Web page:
A technology committee from Parliament’s upper house continues to press for a national policy on light pollution in the U.K. In its latest move, it rebuked the Government for rejecting earlier recommendations, while also insisting on reconsideration.
In a July report on light and noise pollution, the House of Lords Science and Technology Committee noted that “light and noise pollution are currently neglected pollutants, but research indicates that they are causing significant health impacts and they are of growing concern to the public.”
The report, titled "The neglected pollutants: the effects of artificial light and noise on human health," said that “the Government should issue a Light Policy Statement for England which details the Government’s policy on minimising light pollution and the roles it expects different departments to play.”
The committee sent the report to the Government, in hopes of a policy including detailed and national research on light pollution.
(Editor’s note: The "Government" in the U.K. refers to what U.S. readers might think of as the executive branch; in Britain’s parliamentary system the Executive, including the Prime Minister and the Cabinet, are part of Parliament.)
But the committee, led by Baroness Brown of Cambridge, was disappointed by a Dec. 1 response from the Government, which it regarded as a rejection of its recommendations.
This week, the committee wrote to Rebecca Pow, the Minister for Nature in the Government’s Department for Environment, Food and Rural Affairs (DEFRA).
“Our inquiry was wide-ranging and made recommendations on light and noise pollution, both in terms of further research that could be conducted, and in terms of policy interventions that could address these risks to both the physical and mental health of the public,” the committee stated. “We believe that there are valuable public health interventions that could be made which would improve the quality of life for citizens and reduce pressures on the NHS.” (The NHS is Britain’s National Health Service).
The letter summarizes the public health hazards of noise pollution, and then gives equal time to light pollution, citing, among other concerns, the disruption to circadian rhythms. LEDs Magazine has written extensively about the possibilities of tuning LEDs for circadian benefits, most recently on the user task-plane level and more broadly in a residential healthcare facility.
“Despite the rapid expansion of the use of artificial lighting since the advent of LEDs, our ability to assess the impacts of light pollution on health is limited,” the letter states. “This is in part because it is not measured systematically. We wish to express our concerns with the Government’s disappointing response and to urge you to reconsider the Government’s approach to policy concerning light and noise pollution in the future.”
Specifically on light pollution, the letter notes:
“We recommended the creation of a light policy statement which would set out Government policy towards light pollution and the expected roles of different departments. This would mirror the Noise Policy Statement for England. We believe it is crucial to ensuring light pollution is addressed to strengthen and clarify interdepartmental coordination on these issues….We were therefore disappointed to see the government reject this, saying ‘significant gaps in our understanding of artificial light’s effects would need to be addressed’ and that it wanted to ‘[identify] the most important knowledge gaps to prioritise the research needed to inform such a statement.’ We accept that more research is needed; we were therefore at a loss to understand that our recommendation that there should be a research programme to understand how light impacts health was also rejected.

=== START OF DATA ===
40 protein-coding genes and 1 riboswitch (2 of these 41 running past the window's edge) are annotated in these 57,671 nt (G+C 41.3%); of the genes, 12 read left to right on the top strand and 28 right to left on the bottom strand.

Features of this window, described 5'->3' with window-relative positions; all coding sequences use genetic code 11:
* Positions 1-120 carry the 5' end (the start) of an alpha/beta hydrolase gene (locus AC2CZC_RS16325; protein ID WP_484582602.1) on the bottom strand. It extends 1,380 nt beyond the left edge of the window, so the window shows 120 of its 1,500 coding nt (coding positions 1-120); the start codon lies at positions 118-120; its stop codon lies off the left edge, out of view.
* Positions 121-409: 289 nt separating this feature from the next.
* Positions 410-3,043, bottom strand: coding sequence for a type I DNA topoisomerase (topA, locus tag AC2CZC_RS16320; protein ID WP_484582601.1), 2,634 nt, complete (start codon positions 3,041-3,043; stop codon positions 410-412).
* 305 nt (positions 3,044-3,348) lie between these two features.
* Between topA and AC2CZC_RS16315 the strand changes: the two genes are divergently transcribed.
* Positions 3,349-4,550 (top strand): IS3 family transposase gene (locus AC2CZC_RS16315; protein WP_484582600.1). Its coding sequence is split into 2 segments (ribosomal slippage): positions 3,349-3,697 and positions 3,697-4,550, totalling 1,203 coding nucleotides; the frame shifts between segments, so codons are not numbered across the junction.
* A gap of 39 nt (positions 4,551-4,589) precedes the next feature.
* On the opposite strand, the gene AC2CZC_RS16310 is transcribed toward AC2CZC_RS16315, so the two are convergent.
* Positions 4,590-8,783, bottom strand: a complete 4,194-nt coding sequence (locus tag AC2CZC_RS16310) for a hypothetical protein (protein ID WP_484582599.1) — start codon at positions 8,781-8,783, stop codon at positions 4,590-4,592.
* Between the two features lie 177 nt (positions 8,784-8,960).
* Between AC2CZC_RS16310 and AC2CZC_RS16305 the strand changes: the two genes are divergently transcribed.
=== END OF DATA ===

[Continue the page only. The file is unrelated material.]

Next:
“Furthermore, the Government rejected our key recommendation that DEFRA establish a standard methodology for tracking and reporting on light pollution so that the problem could be quantified, citing ‘technical and data issues’ that need to be resolved. The response said that “further development of the evidence base will need to be considered in the context of Government priorities.
“Taken together, the response suggests that the evidence base is not advanced enough to inform a national policy on light pollution and that the Government is unable or unwilling to develop the evidence base any further – even to develop or endorse any metric that will track whether light pollution is getting better or worse. Could you clarify whether or not the Department supports the requirement for further research in this important area in order to develop its policies and, if so, what it will be doing about this?”
The letter finishes with a call to action.
“We urge you to reconsider the response to the recommendations made in our report and highlighted in this letter,” it states. On light pollution, the committee asks, “Will the Government commit to fund further research into the effects of light pollution on human health, with a view to establishing metrics which can measure the extent and severity of light pollution in the UK? Is the Government confident that adequate resources and guidance are available for local authorities to tackle light and noise pollution, and can it commit to offering them further financial support?”
One issue facing light pollution campaigners anywhere in the world is the absence of a common methodology to measure light pollution and its health effects.
The House of Lords letter marks the second time in recent weeks that a group has called for government action on lighting-related health hazards. Last month, motoring outfit RAC took aim at dazzling headlights.
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MARK HALPER is a contributing editor for LEDs Magazine, and an energy, technology, and business journalist ([email protected]).